The Late Middle Ages was marked by difficulties and calamities including famine, plague, and war, which significantly diminished the population of Europe; between 1347 and 1350, the Black Death killed about a third of Europeans. Controversy, heresy, and the Western Schism within the Catholic Church paralleled the interstate conflict, civil strife, and peasant revolts that occurred in the kingdoms. Cultural and technological developments transformed European society, concluding the Late Middle Ages and beginning the early modern period.
The Norman conquest of England
was the invasion and occupation of England
by an army of Normans
and French led by Duke William II of Normandy
in the 11th century. William, who defeated King Harold II of England
on 14 October 1066, at the Battle of Hastings
, was crowned king at London
on Christmas Day, 1066. He then consolidated his control and settled many of his followers in England, introducing a number of governmental and societal changes.
William's claim to the English throne derived from his familial relationship with the childless King Edward the Confessor, who may have encouraged William's hopes for the throne. But when Edward died in January 1066, he was succeeded by his brother-in-law Harold, who not only faced challenges from William but also another claim by the Norwegian king, Harald Hardrada. Hardrada invaded northern England in September 1066 and was victorious at the Battle of Fulford before being defeated and killed by King Harold at the Battle of Stamford Bridge on 25 September 1066. William, however, had landed in southern England, and Harold quickly marched south to confront William, leaving many of his forces behind in the north. On 14 October Harold's army confronted William's invaders near Hastings and after an all-day battle, was defeated and Harold was killed.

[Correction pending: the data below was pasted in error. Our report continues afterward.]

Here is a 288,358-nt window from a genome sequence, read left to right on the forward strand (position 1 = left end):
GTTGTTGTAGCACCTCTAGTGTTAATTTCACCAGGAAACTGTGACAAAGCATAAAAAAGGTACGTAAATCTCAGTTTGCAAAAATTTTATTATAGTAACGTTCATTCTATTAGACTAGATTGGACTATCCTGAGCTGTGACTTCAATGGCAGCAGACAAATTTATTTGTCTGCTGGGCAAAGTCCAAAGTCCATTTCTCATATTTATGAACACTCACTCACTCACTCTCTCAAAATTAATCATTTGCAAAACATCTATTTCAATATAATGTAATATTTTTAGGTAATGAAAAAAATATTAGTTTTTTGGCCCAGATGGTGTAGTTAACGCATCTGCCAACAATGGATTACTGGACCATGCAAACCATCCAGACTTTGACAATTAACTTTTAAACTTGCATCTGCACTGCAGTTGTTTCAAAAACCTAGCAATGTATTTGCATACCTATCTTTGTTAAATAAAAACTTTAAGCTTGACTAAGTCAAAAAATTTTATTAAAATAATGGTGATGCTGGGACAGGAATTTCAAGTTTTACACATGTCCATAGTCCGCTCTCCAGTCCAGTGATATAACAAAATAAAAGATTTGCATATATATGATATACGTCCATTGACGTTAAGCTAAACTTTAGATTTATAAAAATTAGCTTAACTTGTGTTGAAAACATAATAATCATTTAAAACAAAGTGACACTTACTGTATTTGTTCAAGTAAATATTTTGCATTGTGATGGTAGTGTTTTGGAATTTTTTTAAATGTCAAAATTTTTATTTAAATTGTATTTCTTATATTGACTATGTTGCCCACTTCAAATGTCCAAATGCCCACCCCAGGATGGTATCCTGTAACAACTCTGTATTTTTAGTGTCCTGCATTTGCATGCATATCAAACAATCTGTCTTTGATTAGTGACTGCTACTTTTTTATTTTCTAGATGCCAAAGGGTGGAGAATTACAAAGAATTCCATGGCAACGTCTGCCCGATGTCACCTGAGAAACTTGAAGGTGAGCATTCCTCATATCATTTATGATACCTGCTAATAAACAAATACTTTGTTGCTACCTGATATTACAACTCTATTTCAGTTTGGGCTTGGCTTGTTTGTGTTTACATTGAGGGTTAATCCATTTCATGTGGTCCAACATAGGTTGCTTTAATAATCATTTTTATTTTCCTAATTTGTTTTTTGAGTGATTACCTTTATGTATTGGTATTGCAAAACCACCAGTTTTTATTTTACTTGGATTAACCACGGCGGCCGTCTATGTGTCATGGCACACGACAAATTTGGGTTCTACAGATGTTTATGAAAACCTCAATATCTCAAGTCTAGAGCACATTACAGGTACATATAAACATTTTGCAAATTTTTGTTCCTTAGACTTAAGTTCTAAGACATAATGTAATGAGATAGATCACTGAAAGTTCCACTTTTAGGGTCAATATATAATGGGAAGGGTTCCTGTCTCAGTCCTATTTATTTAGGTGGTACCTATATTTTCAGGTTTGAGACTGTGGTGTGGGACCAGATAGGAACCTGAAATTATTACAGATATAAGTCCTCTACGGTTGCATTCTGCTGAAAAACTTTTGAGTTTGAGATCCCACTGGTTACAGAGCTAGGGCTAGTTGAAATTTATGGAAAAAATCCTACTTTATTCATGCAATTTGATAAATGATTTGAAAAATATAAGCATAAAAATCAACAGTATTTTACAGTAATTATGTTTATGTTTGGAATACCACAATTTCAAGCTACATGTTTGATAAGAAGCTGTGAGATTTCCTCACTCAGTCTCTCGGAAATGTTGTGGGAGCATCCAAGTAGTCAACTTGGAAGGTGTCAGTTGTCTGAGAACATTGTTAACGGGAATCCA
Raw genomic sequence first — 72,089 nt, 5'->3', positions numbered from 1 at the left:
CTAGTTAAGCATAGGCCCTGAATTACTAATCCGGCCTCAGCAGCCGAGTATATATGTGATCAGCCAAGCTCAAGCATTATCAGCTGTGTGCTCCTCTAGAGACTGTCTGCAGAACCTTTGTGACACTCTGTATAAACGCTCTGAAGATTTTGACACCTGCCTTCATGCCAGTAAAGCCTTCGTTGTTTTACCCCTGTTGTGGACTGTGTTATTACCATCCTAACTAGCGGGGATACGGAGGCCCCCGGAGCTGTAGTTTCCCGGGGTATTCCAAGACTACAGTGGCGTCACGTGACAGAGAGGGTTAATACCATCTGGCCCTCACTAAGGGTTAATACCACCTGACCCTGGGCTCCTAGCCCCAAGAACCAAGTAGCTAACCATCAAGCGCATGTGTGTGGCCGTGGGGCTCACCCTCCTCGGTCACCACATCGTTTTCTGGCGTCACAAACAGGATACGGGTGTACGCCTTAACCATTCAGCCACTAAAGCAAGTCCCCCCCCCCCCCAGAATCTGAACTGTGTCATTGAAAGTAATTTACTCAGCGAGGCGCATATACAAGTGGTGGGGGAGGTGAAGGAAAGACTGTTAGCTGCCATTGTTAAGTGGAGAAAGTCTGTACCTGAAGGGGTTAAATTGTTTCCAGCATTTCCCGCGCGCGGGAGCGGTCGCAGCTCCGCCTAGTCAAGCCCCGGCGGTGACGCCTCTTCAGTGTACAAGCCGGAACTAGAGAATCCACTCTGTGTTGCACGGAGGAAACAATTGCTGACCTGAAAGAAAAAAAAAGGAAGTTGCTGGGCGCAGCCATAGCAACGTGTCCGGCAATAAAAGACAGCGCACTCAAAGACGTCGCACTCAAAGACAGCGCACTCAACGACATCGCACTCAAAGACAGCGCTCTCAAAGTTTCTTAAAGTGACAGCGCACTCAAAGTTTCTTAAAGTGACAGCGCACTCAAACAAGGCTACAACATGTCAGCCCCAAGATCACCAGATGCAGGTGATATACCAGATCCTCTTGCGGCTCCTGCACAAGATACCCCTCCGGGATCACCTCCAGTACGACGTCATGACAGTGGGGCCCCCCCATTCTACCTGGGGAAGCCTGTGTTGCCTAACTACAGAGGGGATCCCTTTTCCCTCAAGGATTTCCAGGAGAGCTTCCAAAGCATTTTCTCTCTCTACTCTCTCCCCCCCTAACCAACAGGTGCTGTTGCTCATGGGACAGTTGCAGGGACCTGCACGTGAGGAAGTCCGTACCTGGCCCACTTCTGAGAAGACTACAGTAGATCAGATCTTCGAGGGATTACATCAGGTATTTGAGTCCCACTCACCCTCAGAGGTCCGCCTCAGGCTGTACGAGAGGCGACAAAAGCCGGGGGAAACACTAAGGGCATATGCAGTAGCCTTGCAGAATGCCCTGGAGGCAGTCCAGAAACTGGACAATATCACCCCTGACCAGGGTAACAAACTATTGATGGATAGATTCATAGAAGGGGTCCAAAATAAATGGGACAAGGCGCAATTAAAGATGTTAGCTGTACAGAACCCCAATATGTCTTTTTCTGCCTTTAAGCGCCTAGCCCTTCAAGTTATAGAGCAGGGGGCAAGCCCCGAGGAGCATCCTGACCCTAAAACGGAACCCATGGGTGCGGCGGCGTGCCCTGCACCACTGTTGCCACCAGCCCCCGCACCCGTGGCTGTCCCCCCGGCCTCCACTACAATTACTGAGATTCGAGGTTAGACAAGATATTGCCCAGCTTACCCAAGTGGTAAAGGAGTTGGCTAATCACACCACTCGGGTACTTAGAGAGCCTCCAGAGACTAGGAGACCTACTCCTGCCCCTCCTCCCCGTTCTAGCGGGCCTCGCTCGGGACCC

Although William's main rivals were gone, he still faced a number of rebellions over the following years, and it was not until after 1072 that he was secure on his throne. Native resistance led to a number of the English elite having their lands confiscated, and some of them went into exile. In order to control his new kingdom, William gave lands to his followers and built castles throughout the land to command military strongpoints. Other changes included the introduction of Norman French as the language of the noble elite, the court and government, and changes in the composition of the upper classes, as William enfeoffed lands to be held directly of the king. More slowly the conquest eventually changed the agricultural classes and village life: the main immediate change appears to have been the formal elimination of slavery, which may or may not have been linked to the invasion. There was little change in the structure of government, with the new Norman administrators taking over many of the forms of Anglo-Saxon government.
Abū al-Qāsim Muḥammad ibn ʿAbd Allāh ibn ʿAbd al-Muṭṭalib ibn Hāshim (Arabic: محمد بن عبد الله بن عبد المطلب) (c. 570 – c. 8 June 632), also transliterated as Muhammad (Arabic: محمد), was a religious, political, and military leader from Mecca who unified Arabia into a single religious polity under Islam. He is believed by Muslims and Bahá'ís to be a messenger and prophet of God and, by most Muslims, the last prophet sent by God for mankind. Non-Muslims regard Muhammad as the founder of Islam. Muslims consider him to be the restorer of an unaltered original monotheistic faith of Adam, Noah, Abraham, Moses, Jesus and other prophets.